Smart Grid Center awarded grant from Department of Energy to detect timing signal intrusions on nation’s power grid
The Texas A&M Engineering Experiment Station’s (TEES) Smart Grid Center has received a new grant from the Department of Energy (DOE) that will further the center’s mission to strengthen and protect the nation’s power grid. The grant is one of 12 given to projects across the United States as part of $34 million in federal funding through the DOE’s Office of Electricity Delivery and Energy Reliability’s Cybersecurity of Energy Delivery Systems (CEDS) program. The goal is to develop the next generation of cybersecurity solutions, and enhance the reliability and resilience of the nation’s critical energy infrastructure.
The $4.4 million project is “Timing Intrusion Management Ensuring Resiliency (TIMER),” and the research group, led by Smart Grid Center Director Dr. Mladen Kezunovic, will address vulnerability concerns in the synchrophasor systems of the electrical grid.
The synchrophasor systems are the new technology for power systems monitoring, control and protection that has been recommended for installation after the major Northeast blackout that occurred in the United States in 2003. This technology relies on the use of precise time synchronization of the sampling of power system waveforms, and as such is vulnerable to any timing issues that may result from the system being compromised by attacks or design errors. The TIMER project will focus on detection of deterioration of the quality of the timing precision requirements.
Texas A&M’s specific objective on the project is to develop timing intrusion modules (TIMs) to detect inaccurate timing signals from the Global Positioning System (GPS) of satellites and whether or not those inaccuracies are being intentionally introduced into the system. By detecting the timing intrusions, the synchrophasor systems will be kept operationally robust, which will contribute to the improved monitoring, control and protection. If such detection is not available, the synchrophasor systems can experience erroneous control actions, which in turn can lead to the damage or a major blackout in the power system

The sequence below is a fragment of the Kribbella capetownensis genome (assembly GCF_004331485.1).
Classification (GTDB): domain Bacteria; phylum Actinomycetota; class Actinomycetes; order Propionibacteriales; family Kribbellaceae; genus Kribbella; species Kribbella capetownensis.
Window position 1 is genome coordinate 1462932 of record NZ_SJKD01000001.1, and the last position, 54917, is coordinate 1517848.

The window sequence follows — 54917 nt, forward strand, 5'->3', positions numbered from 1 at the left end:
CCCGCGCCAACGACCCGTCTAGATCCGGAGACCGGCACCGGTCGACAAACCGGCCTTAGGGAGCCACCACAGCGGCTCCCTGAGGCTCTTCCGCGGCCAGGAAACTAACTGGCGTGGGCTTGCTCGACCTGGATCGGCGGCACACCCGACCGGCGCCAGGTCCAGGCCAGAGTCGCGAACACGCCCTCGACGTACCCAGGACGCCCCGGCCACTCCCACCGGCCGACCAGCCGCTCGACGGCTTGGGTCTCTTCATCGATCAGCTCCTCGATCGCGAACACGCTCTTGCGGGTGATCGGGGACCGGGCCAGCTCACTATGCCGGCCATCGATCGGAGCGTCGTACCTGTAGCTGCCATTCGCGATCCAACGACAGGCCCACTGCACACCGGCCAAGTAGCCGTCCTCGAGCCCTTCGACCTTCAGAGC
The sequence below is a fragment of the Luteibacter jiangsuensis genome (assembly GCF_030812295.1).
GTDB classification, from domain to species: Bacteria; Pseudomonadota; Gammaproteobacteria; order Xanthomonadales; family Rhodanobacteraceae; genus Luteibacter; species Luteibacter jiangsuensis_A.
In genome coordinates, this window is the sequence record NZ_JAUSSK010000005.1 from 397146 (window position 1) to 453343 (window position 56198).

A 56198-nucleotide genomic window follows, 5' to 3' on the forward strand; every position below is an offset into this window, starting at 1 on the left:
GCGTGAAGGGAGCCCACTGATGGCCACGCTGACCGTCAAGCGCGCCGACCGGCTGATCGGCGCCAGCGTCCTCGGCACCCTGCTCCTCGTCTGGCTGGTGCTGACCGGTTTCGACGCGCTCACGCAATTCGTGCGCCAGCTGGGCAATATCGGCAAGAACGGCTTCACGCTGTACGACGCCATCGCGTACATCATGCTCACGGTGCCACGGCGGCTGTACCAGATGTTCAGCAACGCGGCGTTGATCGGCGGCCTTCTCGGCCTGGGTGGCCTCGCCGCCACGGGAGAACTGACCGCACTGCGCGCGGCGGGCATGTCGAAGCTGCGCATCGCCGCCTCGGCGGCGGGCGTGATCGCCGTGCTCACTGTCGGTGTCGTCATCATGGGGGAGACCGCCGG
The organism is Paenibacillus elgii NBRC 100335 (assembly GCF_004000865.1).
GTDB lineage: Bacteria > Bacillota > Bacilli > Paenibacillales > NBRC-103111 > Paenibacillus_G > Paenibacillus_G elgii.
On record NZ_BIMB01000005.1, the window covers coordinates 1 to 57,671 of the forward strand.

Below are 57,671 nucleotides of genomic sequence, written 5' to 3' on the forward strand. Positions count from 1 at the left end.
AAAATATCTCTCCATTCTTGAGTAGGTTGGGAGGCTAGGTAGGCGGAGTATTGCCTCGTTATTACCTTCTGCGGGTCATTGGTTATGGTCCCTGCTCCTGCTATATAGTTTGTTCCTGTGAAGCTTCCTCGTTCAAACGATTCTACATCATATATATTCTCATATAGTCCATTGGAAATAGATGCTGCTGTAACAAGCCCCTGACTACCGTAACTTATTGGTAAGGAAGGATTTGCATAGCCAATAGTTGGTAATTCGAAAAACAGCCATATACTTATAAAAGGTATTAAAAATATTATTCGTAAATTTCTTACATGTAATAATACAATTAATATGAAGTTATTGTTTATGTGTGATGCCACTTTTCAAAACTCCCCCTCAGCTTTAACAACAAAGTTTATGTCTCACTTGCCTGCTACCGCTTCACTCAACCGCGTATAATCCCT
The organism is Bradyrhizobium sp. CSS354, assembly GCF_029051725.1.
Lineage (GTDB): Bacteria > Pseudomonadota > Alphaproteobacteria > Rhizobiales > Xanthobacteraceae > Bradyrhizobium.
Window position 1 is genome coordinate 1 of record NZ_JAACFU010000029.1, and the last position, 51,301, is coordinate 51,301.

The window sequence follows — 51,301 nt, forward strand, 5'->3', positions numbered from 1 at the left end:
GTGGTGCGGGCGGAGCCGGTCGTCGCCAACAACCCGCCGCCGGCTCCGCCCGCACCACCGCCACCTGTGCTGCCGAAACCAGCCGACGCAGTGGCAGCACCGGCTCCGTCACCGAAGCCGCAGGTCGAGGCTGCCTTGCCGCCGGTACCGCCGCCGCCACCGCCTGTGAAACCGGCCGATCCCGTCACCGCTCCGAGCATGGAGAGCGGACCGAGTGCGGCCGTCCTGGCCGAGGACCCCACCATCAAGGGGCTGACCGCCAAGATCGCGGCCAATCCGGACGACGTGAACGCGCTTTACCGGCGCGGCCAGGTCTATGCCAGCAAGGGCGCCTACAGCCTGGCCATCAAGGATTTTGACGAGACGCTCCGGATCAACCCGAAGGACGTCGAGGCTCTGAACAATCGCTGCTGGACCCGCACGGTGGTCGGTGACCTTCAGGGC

“Securing the nation’s power supply is a critical component of modernizing the power grid,” said Kezunovic. “Part of the Smart Grid Center’s mission is to foster collaboration among researchers from different disciplines. With this project, we have brought together an outstanding team of experts in power systems, computer science, communication, cybersecurity and synchrophasor applications to solve this problem.”
Kezunovic will serve as project director and principal investigator of the project. The interdisciplinary team includes co-PIs Dr. Jyh-Charn (Steven) Liu, professor, Department of Computer Science and Engineering, and Dr. Alex Sprintson, associate professor, Department of Electrical and Computer Engineering, Texas A&M University; Michael Mylrea, Jeff Dagle, Paul Skare, Chris Bonebrake and Dr. Mark Rice, Pacific Northwest National Laboratory-PNNL; Dr. Milorad Papic, Idaho Power Company-IPC; and Dr. Manu Parashar, Alstom/General Electric Grid Solutions-Alstom/GE Grid Solutions.